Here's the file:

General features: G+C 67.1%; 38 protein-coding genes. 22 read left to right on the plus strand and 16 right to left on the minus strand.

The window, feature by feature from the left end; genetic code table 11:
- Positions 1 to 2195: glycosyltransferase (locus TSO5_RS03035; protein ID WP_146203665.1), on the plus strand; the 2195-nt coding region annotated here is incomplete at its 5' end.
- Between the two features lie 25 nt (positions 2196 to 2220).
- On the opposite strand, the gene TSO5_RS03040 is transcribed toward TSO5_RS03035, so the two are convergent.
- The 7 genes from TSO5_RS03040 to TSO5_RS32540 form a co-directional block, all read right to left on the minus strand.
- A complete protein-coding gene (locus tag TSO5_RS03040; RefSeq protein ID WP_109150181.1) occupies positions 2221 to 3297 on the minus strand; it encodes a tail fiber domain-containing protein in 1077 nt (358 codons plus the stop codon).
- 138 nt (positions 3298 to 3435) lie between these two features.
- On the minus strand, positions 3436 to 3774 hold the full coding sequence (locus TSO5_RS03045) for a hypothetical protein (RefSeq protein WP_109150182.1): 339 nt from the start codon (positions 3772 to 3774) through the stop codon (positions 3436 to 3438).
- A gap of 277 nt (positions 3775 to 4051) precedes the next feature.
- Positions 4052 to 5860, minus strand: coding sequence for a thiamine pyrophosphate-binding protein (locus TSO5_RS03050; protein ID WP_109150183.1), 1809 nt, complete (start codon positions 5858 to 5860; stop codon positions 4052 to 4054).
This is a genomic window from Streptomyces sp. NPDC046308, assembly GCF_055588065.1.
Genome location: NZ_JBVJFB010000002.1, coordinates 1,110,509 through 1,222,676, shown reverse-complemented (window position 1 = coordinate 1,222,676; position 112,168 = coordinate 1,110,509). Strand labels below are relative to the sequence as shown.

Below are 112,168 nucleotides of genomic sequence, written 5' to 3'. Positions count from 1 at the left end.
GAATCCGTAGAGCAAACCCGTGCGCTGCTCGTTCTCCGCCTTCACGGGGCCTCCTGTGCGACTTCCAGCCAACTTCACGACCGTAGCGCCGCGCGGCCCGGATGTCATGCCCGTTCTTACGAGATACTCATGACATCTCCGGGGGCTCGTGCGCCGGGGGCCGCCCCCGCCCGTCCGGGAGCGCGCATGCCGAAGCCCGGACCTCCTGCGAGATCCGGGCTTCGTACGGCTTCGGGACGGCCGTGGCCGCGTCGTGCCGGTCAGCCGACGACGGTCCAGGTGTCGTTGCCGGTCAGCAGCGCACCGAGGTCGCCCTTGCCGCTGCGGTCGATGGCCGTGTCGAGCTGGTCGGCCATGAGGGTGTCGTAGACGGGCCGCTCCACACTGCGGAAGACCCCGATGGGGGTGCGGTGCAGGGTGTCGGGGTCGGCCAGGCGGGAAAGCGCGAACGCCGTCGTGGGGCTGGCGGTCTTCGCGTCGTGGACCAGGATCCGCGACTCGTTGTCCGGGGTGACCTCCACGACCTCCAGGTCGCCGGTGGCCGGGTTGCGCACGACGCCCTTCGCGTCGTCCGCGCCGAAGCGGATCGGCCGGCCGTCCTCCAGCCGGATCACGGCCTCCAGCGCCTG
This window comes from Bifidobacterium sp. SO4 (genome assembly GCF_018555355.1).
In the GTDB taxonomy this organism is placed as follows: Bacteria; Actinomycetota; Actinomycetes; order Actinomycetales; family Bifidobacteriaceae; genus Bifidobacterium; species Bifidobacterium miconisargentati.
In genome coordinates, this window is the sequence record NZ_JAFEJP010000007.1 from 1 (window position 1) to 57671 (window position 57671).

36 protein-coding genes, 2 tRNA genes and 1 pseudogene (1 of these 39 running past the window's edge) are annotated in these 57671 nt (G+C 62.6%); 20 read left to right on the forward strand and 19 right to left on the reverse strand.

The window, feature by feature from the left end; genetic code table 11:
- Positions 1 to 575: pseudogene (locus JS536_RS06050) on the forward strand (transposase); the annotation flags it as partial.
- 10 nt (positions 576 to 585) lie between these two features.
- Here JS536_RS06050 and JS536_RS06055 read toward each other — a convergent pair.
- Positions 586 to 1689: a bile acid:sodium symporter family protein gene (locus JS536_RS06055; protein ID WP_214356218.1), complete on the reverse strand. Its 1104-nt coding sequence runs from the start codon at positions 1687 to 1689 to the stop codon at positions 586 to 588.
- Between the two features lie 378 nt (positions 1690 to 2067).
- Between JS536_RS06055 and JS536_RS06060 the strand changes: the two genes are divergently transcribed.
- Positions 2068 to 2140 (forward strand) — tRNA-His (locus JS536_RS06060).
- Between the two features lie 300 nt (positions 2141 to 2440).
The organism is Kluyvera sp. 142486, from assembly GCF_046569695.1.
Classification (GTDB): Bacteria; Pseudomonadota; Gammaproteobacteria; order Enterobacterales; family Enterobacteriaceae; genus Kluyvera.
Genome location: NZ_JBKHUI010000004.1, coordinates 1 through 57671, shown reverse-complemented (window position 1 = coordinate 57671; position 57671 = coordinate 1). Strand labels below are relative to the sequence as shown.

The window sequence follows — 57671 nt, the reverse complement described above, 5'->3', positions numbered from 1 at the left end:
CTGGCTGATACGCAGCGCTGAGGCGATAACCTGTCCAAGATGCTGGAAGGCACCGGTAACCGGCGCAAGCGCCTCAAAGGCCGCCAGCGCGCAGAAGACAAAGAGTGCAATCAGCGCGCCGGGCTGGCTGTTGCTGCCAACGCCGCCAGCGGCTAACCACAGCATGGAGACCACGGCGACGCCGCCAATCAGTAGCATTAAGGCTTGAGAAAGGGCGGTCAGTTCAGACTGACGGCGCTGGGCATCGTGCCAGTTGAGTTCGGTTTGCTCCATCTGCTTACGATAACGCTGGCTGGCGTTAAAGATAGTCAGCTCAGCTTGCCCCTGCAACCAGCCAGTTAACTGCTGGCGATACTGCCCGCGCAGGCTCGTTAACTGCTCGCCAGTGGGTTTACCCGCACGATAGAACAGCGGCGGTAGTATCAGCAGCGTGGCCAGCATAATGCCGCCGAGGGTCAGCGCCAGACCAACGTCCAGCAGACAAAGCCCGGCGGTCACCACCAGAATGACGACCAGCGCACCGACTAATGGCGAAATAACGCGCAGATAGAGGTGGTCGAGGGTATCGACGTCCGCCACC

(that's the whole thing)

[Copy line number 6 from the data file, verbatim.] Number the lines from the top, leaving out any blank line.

- The 7 genes from TSO5_RS03040 to TSO5_RS32540 form a co-directional block, all read right to left on the minus strand.